Trump awaits Kim letter as summit talks make progress

Saul Bowman
June 2, 2018

The US President also spoke of his hope for the peace process with North Korea, announcing that his planned summit with Kim Jong-un on 12 June was back on. He had announced just last week that he was canceling the meeting.

Donald Trump's summit with Kim Jong-un in Singapore on 12 June is back on, the USA president says, a week after it was scrapped. This was the first time that a senior North Korean official had visited the White House since a senior military official from that country visited former-President Bill Clinton in 2000.

Trump said the lengthy conversation Friday "went very well" and called it "a get to know you kind of a situation". He delivered a personal letter to President Trump from Kim Jong Un at the White House.

Meanwhile, Kim Jong Un and Russian Foreign Minister Sergei Lavrov met in Pyongyang Thursday, according to North Korea's official state news agency.

There is no sign yet whether Lavrov discussed his pending visit to Pyongyang with Pompeo; the Russian ministry said the two diplomats "exchanged views on several aspects of the joint agenda", citing the Syrian crisis and Ukraine.

Trump predicted the upcoming meeting in Singapore would likely be the first of many.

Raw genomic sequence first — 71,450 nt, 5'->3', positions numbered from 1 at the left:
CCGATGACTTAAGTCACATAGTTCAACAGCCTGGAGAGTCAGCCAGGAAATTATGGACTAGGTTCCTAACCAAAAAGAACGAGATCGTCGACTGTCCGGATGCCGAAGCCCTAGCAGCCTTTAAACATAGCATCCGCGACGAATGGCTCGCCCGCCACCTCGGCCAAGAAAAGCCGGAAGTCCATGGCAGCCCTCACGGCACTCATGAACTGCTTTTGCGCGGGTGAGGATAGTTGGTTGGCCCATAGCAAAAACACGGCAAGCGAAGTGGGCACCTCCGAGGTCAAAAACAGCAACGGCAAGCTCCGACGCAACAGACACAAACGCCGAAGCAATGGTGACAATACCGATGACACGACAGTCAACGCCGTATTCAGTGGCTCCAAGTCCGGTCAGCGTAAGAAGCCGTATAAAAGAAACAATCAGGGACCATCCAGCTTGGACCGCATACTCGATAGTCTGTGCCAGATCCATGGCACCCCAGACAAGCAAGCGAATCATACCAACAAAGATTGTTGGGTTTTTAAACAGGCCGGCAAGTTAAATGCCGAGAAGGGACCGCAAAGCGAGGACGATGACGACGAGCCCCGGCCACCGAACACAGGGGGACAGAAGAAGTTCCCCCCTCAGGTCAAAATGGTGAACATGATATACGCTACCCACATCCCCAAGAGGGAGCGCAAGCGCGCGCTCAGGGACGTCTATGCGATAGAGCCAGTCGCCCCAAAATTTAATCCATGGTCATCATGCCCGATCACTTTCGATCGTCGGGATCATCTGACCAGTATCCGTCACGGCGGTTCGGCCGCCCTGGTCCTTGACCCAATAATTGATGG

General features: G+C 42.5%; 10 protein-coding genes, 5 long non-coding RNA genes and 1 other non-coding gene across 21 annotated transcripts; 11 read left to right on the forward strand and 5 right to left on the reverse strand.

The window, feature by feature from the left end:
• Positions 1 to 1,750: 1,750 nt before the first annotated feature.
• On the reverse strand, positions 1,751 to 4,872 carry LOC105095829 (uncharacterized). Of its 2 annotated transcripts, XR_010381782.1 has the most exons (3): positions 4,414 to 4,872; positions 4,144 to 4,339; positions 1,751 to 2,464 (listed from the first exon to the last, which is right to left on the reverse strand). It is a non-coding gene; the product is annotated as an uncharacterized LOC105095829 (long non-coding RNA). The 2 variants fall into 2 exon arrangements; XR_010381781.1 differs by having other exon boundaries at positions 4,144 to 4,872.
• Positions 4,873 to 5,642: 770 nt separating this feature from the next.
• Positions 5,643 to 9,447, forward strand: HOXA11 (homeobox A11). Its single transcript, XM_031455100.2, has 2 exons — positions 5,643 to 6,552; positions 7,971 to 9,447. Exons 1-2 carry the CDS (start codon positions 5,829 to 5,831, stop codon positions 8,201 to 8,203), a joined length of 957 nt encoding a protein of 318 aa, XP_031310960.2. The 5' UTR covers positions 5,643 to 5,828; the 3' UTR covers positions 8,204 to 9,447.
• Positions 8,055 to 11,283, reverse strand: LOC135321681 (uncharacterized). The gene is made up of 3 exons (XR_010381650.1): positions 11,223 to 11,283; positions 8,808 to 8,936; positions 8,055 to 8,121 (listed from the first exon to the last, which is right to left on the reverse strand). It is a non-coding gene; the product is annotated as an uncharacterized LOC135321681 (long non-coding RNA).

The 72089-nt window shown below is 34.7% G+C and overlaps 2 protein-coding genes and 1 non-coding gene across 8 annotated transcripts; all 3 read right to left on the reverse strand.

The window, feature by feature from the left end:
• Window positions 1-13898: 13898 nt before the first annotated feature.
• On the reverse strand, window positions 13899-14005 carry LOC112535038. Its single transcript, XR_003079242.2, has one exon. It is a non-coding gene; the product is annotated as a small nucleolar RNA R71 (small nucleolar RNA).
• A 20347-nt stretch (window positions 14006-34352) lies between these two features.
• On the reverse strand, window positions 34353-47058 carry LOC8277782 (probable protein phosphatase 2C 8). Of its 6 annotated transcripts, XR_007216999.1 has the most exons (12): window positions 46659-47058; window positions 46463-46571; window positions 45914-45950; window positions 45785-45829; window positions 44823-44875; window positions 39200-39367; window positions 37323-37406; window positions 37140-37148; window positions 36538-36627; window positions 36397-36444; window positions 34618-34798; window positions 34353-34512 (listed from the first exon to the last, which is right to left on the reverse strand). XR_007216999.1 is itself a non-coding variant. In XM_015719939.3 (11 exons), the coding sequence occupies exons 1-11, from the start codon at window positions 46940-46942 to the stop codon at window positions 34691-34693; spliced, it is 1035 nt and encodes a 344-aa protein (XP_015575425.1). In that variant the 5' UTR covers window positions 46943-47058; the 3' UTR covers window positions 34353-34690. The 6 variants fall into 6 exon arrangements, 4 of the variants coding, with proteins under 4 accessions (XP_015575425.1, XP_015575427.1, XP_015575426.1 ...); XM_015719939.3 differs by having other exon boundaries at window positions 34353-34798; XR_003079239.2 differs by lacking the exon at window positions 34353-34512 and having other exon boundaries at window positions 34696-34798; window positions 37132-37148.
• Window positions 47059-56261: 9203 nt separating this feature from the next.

Last month North Korea's foreign minister Ri Yong Ho held rare talks with Lavrov in Moscow as Pyongyang moves to improve strained ties with global powers.

President Donald Trump says he won't impose any additional sanctions on North Korea for the time being.

"I never said that it will happen in one meeting".

Kim Yong Chol spent more than an hour in the Oval Office where he was spotted shaking hands with the president.

US Secretary of State Mike Pompeo said "real progress" had been made in NY talks with Kim's right-hand man, while in Pyongyang the Korean leader re-committed to "denuclearisation". He was greeted by White House Chief of Staff John Kelly and Andrew Kim, a CIA official in charge of the agency's Korea Mission Center.

Trump then called the bluff by canceling the summit himself in a letter to Kim, to which North Korea responded with conciliatory statements, saying it would meet the USA any time. But he says he won't impose them "until the talks break down".

But analysts say North Korea will be unwilling to cede its nuclear deterrent unless it is given security guarantees that the USA will not try to topple the regime.

In response to a reporter, Trump said he and Kim may discuss an end to the Korean War, which has technically still been ongoing - with armed conflict ceased decades ago in an armistice between the Koreas. "You people will have to travel, because you're going to Singapore on June 12", he said.

Despite the upbeat messaging in the United States, Kim Jong-un, in a meeting with Russia's foreign minister on Thursday, complained about the US trying to spread its influence in the region, a comment that may complicate the summit plans.

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